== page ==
Washington State Magazine

Spring 2008


Spring 2008

A Sense of Place

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In This Issue...

Features

The Home of My Family: Ozette, the Makahs, and Doc Daugherty :: Perhaps the most remarkable thing about Ozette is the cultural continuity. Makahs had lived in Ozette for 2,000 years and probably much longer. The village had been abandoned for only 60 years, and many Makahs still went there to fish and hunt. One elder called the exposure of the longhouses by the storm "a gift from the past." by Tim Steury

{ WEB EXCLUSIVE–Gallery: The Home of My Family :: Photographer Zach Mazur images the world of Ozette and the Makahs }

{ WEB EXCLUSIVE–Gallery: Excavating Ozette 1967-1981 }

Through the Garden Gate :: Invasive species—plants, animals, and microbes—have been estimated to cost American businesses and taxpayers at least $122 billion every year in damaged property, lost productivity, and control efforts. However, perhaps more costly in the long run is the damage done to natural communities. by Cherie Winner

{ WEB EXCLUSIVE–Story: Sparingly introduced in waste places }

A School in the Woods :: Many of the children who visit IslandWood have never been to the woods. Some are afraid to try new things, to walk in the woods at night, to touch a slug or pull apart a wild mushroom. Now, they're as much a part of the place as the wildlife. by Hannelore Sudermann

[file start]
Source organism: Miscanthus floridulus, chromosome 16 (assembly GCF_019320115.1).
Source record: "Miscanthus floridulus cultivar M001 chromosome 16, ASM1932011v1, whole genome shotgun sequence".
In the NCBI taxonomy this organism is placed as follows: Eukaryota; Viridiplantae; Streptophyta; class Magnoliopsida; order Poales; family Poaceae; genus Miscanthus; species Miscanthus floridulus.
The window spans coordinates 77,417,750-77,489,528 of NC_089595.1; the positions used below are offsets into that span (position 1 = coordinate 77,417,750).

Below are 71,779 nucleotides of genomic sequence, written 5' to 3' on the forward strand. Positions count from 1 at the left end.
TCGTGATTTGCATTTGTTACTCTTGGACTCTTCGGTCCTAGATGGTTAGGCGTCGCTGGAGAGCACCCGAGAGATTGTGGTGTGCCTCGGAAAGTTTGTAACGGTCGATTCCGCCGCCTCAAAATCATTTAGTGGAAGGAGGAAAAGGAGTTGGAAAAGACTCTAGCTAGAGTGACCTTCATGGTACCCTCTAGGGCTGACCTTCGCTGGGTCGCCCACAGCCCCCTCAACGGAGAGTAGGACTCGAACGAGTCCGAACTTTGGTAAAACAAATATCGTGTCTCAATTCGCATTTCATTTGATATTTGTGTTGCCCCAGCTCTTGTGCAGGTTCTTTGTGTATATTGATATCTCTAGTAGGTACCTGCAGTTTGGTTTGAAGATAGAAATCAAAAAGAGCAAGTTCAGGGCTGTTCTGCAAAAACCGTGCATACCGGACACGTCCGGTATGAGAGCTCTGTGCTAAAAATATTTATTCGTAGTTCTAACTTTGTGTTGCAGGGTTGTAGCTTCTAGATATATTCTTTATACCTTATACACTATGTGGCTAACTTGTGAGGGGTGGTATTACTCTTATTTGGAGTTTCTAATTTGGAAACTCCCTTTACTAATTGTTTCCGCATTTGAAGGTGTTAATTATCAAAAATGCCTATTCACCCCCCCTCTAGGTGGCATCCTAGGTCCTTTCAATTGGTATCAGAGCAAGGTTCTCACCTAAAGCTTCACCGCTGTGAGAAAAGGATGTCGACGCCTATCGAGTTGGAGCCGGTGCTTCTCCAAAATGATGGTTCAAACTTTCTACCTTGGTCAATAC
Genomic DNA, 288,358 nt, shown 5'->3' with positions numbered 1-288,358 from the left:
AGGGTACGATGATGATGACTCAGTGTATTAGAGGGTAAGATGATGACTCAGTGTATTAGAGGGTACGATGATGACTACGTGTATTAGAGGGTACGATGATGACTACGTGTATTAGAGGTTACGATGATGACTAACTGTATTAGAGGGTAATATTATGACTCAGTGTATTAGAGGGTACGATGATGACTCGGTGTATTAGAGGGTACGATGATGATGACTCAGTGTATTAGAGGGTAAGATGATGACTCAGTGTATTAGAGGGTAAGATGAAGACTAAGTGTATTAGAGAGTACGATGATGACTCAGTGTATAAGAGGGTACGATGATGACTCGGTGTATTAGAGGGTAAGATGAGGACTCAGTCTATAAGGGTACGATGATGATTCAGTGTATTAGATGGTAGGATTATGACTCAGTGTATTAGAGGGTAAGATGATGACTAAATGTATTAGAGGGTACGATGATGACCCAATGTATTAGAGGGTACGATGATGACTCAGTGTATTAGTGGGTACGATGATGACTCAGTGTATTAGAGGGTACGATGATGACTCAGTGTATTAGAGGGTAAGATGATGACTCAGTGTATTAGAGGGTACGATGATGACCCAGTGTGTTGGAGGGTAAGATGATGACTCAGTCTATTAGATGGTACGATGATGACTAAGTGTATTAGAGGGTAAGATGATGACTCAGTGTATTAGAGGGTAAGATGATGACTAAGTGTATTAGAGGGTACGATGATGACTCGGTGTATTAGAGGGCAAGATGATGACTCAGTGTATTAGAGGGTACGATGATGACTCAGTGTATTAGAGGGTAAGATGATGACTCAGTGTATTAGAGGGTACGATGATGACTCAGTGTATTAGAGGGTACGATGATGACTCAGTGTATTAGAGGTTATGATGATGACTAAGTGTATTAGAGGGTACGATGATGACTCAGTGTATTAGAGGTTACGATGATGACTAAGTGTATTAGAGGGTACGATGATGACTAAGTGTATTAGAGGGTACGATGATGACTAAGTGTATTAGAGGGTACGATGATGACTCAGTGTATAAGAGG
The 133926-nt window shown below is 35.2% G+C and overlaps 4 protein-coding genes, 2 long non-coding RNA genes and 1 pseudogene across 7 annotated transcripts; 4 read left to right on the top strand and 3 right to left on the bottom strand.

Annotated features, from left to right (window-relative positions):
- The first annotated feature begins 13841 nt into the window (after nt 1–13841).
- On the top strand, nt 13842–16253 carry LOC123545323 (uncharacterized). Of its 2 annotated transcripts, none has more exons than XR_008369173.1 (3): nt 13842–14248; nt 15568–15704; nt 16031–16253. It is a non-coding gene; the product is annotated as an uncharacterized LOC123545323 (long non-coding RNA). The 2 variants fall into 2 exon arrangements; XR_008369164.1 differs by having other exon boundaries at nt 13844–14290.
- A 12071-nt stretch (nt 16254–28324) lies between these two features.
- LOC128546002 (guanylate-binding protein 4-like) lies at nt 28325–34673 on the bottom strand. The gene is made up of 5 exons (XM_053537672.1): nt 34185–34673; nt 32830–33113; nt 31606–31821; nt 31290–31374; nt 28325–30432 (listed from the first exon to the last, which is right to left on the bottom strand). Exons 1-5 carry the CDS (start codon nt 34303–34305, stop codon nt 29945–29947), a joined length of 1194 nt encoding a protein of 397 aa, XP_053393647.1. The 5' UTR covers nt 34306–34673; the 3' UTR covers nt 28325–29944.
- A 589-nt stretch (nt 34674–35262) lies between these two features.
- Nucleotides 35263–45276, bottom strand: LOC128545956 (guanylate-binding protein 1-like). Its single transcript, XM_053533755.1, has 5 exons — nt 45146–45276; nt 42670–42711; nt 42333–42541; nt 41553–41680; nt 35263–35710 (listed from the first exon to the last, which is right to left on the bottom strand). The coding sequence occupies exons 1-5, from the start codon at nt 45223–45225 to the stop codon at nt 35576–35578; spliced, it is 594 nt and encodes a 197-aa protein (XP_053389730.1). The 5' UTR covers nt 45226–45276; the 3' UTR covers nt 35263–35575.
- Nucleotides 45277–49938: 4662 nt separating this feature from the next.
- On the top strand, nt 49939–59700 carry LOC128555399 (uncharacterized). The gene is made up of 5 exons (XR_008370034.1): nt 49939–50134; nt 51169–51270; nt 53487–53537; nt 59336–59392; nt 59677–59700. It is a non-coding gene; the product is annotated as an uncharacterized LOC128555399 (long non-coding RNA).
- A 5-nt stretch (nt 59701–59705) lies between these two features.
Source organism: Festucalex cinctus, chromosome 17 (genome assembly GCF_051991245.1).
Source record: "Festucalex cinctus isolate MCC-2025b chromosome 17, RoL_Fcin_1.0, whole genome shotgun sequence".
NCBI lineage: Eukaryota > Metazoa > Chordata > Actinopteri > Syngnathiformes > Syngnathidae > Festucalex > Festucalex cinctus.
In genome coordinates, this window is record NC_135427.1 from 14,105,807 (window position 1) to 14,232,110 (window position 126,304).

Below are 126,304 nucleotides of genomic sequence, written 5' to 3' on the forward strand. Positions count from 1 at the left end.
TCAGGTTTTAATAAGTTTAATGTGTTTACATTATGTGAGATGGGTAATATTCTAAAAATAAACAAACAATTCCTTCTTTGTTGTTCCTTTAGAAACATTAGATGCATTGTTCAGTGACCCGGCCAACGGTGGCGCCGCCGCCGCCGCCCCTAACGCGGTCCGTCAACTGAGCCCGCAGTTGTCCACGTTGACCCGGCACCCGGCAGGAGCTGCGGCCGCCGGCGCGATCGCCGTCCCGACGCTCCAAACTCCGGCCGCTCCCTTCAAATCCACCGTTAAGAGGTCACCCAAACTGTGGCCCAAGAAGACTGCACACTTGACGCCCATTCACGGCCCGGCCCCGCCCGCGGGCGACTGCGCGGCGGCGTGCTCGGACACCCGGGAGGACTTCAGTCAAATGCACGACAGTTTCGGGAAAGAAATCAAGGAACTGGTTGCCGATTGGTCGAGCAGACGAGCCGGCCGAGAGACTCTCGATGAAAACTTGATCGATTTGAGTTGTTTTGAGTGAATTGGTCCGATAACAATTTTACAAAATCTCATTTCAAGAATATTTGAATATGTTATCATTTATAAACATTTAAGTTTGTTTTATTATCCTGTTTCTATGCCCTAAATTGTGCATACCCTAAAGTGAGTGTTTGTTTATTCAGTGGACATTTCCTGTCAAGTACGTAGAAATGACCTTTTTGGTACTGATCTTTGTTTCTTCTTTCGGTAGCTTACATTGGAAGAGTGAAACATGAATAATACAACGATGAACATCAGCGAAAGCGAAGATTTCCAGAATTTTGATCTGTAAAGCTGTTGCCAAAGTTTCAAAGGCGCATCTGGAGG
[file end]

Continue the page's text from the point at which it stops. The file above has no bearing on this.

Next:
ESSAY

Meditations on a Strip Mall :: Why has architecture become an exercise in stage set building? by David Wang

Panoramas

Departments

:: SHORT SUBJECT: Ode to a tea set

:: IN SEASON: Taste of history

Tracking

Cover: Cannonball, or Tskawahyah, Island, Cape Alava, Washington coast. Photograph by Zach Mazur.

Panoramas
Winnie the grizzly bear

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Winnie the grizzly bear.

Winnie the grizzly bear

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Winnie the grizzly bear.

A new life for Winnie

by | © Washington State University

Though she’s only three, Winnie the grizzly bear has already seen some rough times. Her mother left her last year. And when hunger drove her into a Yellowstone campground, park service employees did their best to haze her and scare her off. Eventually she was trapped and moved miles away. But after she found her way back to the campgrounds—twice—she was carted off to a concrete den 600 miles from home.

As the newest, and wildest, member of the Bear Center at Washington State University, Winnie is struggling to adjust to a different life.

Winnie’s story started in the summer of 2006, when she was trying to put on enough fat to survive the winter. To her delight, and to the dismay of Yellowstone service employees, she discovered bacon grease in the waste hose of a camper trailer. Her fear of people wasn’t strong enough to keep her from those tasty camper calories, and she started appearing regularly in the Lake Village and Fishing Bridge developed areas.

Although she wasn’t too young to be on her own, she wasn’t an adult yet either. Having discovered food at Lake Village and a nearby campground for government workers, she wasn’t going to give it up easily. In the massive Yellowstone National Park, Winnie had chosen her home.

Joy Erlenbach, a senior majoring in wildlife biology, was volunteering at Yellowstone last summer. She spotted the young bear while walking back to her trailer from the bathroom. While she was delighted to see her first wild bear, she knew the sighting wasn’t a good thing. If Winnie persisted in coming close to humans, she would have to be destroyed. “A fed bear is a dead bear,” the park service tells thousands of tourists every summer.